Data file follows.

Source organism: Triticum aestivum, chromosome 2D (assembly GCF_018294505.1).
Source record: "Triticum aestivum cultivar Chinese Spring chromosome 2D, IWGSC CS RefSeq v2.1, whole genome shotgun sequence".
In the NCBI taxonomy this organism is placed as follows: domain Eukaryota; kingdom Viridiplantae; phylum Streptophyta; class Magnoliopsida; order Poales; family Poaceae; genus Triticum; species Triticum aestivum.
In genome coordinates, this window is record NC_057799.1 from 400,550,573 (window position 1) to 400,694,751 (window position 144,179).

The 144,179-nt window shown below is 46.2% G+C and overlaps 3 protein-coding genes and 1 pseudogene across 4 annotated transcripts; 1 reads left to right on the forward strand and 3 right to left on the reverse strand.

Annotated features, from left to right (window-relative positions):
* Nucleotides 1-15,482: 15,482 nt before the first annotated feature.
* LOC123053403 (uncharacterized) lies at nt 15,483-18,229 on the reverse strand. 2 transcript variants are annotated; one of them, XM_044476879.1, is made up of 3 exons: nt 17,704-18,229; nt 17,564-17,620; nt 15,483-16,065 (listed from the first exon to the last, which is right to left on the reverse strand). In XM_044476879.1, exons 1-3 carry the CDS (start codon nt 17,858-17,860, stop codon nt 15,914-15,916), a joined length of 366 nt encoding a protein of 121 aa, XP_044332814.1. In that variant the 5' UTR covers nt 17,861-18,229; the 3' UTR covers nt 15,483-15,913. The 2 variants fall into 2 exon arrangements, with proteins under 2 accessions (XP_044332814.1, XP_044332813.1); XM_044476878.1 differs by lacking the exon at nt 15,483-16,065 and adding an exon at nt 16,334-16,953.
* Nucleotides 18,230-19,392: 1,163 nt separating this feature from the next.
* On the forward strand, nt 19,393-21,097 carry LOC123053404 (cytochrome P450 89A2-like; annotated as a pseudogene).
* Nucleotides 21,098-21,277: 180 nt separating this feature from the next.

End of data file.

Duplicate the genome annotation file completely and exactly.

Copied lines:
Source organism: Triticum aestivum, chromosome 2D (assembly GCF_018294505.1).
Source record: "Triticum aestivum cultivar Chinese Spring chromosome 2D, IWGSC CS RefSeq v2.1, whole genome shotgun sequence".
In the NCBI taxonomy this organism is placed as follows: domain Eukaryota; kingdom Viridiplantae; phylum Streptophyta; class Magnoliopsida; order Poales; family Poaceae; genus Triticum; species Triticum aestivum.
In genome coordinates, this window is record NC_057799.1 from 400,550,573 (window position 1) to 400,694,751 (window position 144,179).

The 144,179-nt window shown below is 46.2% G+C and overlaps 3 protein-coding genes and 1 pseudogene across 4 annotated transcripts; 1 reads left to right on the forward strand and 3 right to left on the reverse strand.

Annotated features, from left to right (window-relative positions):
* Nucleotides 1-15,482: 15,482 nt before the first annotated feature.
* LOC123053403 (uncharacterized) lies at nt 15,483-18,229 on the reverse strand. 2 transcript variants are annotated; one of them, XM_044476879.1, is made up of 3 exons: nt 17,704-18,229; nt 17,564-17,620; nt 15,483-16,065 (listed from the first exon to the last, which is right to left on the reverse strand). In XM_044476879.1, exons 1-3 carry the CDS (start codon nt 17,858-17,860, stop codon nt 15,914-15,916), a joined length of 366 nt encoding a protein of 121 aa, XP_044332814.1. In that variant the 5' UTR covers nt 17,861-18,229; the 3' UTR covers nt 15,483-15,913. The 2 variants fall into 2 exon arrangements, with proteins under 2 accessions (XP_044332814.1, XP_044332813.1); XM_044476878.1 differs by lacking the exon at nt 15,483-16,065 and adding an exon at nt 16,334-16,953.
* Nucleotides 18,230-19,392: 1,163 nt separating this feature from the next.
* On the forward strand, nt 19,393-21,097 carry LOC123053404 (cytochrome P450 89A2-like; annotated as a pseudogene).
* Nucleotides 21,098-21,277: 180 nt separating this feature from the next.